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Reno, Marcus A., 1835-1889, (Marcus Albert) / The official record of a court of inquiry convened at Chicago, Illinois, January 13, 1879, by the President of the United States upon the request of Major Marcus A. Reno, 7th U.S. Cavalry, to investigate his conduct at the Battle of the Little Big Horn, June 25-26, 1876
(1951)

Twenty-fourth day,   pp. 509-529 PDF (8.4 MB)


Page 527


Q0 Did you think at that time you were in any sense responsible for the
    scattering of the command?
A. I was responsible for the union of my own battalion with the rest of the
    regiment, and I could not think they would come to me, because I was
not
    in commando
Q. Then you had no expectation of finding the command on that side of the
    river?
A0  I put mny command on a higher plain wohere they could be more easily
seen;
    and before going there I convinced .myself that they were not on mly
side
    of the river.
Q. Then you lthiought you might find some portion of the command there?
A0 I didn't know where else they could be than on that side of the river,
bee
    cause I couldn't see them on my side of the river0  M, A and G companies
    were the only companies that got on that side of the river0
'o Wvere you in a position to hlave seen troops on your side of the river
    while you were in the bottom?
A0 Yes, sir;   to the rear or on the left0
's. Could you have seen down in front, along about the centre of the village?
    I could not;  it would have been impossible0
                          QUE;STIONS BY MAJOR RENO9 S COUNSEL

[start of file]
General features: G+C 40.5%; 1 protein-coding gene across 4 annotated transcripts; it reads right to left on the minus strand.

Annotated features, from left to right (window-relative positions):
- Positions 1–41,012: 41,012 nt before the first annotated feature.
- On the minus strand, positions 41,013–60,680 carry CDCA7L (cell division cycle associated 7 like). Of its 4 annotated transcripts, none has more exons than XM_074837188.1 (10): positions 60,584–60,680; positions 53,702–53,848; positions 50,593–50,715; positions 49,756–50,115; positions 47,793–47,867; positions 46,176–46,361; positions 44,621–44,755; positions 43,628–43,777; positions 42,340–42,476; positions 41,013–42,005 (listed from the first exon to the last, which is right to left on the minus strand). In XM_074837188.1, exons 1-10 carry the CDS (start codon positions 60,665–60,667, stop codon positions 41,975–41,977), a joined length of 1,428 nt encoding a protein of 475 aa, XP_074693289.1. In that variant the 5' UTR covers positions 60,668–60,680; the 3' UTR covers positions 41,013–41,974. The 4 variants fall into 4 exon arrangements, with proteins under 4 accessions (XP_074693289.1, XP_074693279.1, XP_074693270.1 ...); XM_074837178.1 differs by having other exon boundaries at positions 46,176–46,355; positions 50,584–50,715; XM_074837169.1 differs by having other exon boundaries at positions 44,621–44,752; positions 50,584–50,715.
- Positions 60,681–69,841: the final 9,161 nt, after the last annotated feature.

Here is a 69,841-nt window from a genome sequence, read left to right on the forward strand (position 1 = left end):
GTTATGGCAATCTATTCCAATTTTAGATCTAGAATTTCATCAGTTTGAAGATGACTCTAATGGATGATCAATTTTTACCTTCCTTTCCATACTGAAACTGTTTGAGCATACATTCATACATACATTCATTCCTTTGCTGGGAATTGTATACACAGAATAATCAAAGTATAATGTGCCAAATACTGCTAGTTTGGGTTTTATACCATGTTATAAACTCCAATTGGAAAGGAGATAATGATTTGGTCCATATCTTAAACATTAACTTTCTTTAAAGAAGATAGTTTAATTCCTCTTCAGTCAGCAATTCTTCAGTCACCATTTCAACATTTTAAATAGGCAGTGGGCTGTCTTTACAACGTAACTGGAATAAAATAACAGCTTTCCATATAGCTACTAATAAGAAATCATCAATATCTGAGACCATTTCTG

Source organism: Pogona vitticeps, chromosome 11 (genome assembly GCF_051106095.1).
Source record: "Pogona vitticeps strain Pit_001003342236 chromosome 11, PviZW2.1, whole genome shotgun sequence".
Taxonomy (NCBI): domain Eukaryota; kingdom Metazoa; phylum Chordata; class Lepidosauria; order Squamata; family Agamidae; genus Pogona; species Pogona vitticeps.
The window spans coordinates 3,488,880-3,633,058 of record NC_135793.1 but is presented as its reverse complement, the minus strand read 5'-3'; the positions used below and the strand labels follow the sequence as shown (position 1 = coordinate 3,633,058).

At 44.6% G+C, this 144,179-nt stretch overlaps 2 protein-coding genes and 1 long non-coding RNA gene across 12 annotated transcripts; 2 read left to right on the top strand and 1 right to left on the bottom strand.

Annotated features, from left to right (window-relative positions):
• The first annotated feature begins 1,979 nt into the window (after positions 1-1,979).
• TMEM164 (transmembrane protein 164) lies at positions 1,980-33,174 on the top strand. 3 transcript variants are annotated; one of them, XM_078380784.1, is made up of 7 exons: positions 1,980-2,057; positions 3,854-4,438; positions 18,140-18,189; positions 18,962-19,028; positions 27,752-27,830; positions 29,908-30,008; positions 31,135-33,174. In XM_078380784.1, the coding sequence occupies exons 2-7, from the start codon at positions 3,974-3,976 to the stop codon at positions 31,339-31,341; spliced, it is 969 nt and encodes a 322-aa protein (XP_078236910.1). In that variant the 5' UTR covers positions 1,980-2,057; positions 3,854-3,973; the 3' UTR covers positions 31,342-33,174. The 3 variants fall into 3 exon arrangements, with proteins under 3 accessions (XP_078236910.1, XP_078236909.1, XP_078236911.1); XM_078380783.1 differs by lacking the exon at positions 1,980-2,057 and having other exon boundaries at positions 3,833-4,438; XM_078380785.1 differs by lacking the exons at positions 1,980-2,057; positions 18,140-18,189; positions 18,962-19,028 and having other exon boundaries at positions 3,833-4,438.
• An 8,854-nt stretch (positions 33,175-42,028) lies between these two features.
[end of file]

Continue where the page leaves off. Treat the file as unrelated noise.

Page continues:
Q0  How many men did you have under your comnand when you crossed the river
    on your advance to attack at the timber?
A0  I had one hundred and twelve soldiers and officers0  I speak of it posi-
    tively because I sent to the company comimanders to send me a resort
    of the nu-mber of men they had in the saddle, I think some little distance
    before we got to the ford where we crossed0  Then as soon as we could
get
    any report from the scouts - I thought there were about twenty-four or
    twenty-seven of them - but they didn t remain with mie any length of
time.
    As soon as the Indians conmenced firing their cleared out, and I didn't
    see them any inore except when we went to tihe mrouth of the Powder River,
    about ninety males away0
Q0  You said you entered that fight with friendly relations to Gen. Custer?
A.  I certainly did0
. You said you did everything to assist crnd cooperate with Geri. Custer
as
    fully as if your brother hadk been in his place?
A.  Fxactly,
Q.  Didn't you cross to make your charge with as wuch earnestness as you
were
    capable of?
A,, Never in my life did I feel more interest in the success of an engagement
    than I did in thzt because it was essentially my own regimentc
    Were not your prospects of promotion bound up in the success of the fight
    by your regiment?
A. I don't know that I could say that0   It mr.ight have given mrte sone
redputat.ion,
    of course, as being a member of a regiment that had been successful in
a
    contest with a large body of Indians0


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